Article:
Mary Uduk

The Acting Director-General of the Securities and Exchange Commission (SEC), Ms. Mary Uduk, has charged investment advisory practitioners in the country to embrace emerging technologies in order to enable them deliver prompt and efficient investment advice to their clients at all times.

Uduk, gave the advice in Lagos recently, while delivering a keynote address at the 2018 Investment Advisers and Portfolio Managers (IAPM) forum/launch of Association of Corporate and Individual Investment Advisers (CIIA), with the theme: “The Future of Investment Advisory.”

She stressed that organisational success was largely dependent on a firm’s ability to adopt strategic approach to the changes and disruptions in the industry.

She also stated that that the future of the Nigerian investment advisory industry was dependent on the capacity of its stakeholders to confront and overcome the challenges plaguing it.

Uduk said: “Technology is fast remodelling financial activities. It is for this reason that you all will agree that a critical factor for the future of investment advisory in Nigeria is the use of technology for advice delivery.

“The import of technology to the investment advisory industry has been announced with the emergence of robot advisory and it is expected that in the near future, artificial intelligence will quickly take over numerous investment advisory roles.

“Technology has also improved client-adviser relationship in multiple ways. Since we all acknowledge that technology is a major game-changer for the industry, it is expected that investment advisers will fully embrace technology to improve their service delivery.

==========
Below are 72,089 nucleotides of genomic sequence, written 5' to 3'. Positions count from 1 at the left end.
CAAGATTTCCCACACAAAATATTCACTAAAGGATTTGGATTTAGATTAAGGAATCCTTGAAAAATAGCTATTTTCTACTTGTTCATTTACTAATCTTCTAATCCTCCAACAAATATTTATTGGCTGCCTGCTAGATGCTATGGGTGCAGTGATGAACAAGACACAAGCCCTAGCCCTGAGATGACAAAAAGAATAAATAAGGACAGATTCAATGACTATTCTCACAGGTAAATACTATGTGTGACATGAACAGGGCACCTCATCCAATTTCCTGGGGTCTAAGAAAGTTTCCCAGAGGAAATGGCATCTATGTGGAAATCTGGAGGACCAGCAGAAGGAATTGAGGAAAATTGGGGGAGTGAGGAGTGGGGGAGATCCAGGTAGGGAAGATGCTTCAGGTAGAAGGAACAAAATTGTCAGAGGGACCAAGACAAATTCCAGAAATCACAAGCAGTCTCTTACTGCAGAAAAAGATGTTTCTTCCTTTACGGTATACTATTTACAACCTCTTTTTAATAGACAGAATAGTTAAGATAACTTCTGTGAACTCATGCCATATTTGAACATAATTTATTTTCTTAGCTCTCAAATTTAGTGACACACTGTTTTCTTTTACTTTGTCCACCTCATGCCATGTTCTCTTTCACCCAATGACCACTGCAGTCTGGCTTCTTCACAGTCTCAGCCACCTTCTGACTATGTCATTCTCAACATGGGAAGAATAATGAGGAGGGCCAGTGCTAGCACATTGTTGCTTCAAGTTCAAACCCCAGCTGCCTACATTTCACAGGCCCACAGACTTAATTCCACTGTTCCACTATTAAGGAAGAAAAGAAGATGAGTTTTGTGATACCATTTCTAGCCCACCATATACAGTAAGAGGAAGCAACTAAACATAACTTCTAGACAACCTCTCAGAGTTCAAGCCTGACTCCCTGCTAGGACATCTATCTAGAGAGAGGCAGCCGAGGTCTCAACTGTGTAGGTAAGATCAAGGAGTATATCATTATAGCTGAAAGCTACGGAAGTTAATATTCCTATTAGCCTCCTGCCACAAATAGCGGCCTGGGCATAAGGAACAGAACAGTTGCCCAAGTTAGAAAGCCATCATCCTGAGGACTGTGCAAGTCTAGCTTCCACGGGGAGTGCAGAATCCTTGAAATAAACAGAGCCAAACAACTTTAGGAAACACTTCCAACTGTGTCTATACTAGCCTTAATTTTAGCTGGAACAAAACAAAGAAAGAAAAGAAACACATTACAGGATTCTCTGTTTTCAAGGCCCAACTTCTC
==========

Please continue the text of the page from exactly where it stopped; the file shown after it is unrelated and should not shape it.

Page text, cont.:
“This combination and acceptance of technology is very vital for the future of the industry. Furthermore, as the appetite for investible instruments by investors increases, the demand for financial advisers will certainly increase.

“To keep pace with this industry growth, there is need to attract, train and integrate the next generation of investment advisers, who will not only advise but equally help in the digitalisation process of the industry.”

Uduk, who noted that the bedrock of every industry was subject to an evolving body of knowledge, added that the objectives of IAPM stood out as a model that would establish top-notch educational and training programmes for the production of credible and seasoned investment advisory practitioners.

According to her, such trained practitioners would be able to deliver qualitative services that align with customers’ expectations and satisfaction, thereby building investors’ confidence.

Also in his remark, the President of the Nigerian Stock Exchange (NSE), Mr. Abimbola Ogunbanjo, said the AIPM had over the years responded positively to the changes in the industry to meet the needs of its members and bring stability to the Nigerian financial system and wider economy.

He stated that the enactment of the Pension Reform Act 2014 had put the Nigerian pension industry as one of the fastest growing industries in the country, saying it climbed from N265 billion in 2006 to N8.14 trillion pension assets as at 2018.

“This exponential growth is a pointer to the nation’s growing interest and awareness on pension matters,” he said.

Earlier in his welcome address, the President of IAPM, Prince Abimbola Olashore, said the CIIA which is the trade group arm of the IAPM would focus on the standardisation of the practice of investment advisory and self-regulatory engagements.

“Its major responsibility as an association is to put in place standards and ethical behaviour that will restore investors’ confidence in the market,” he explained.

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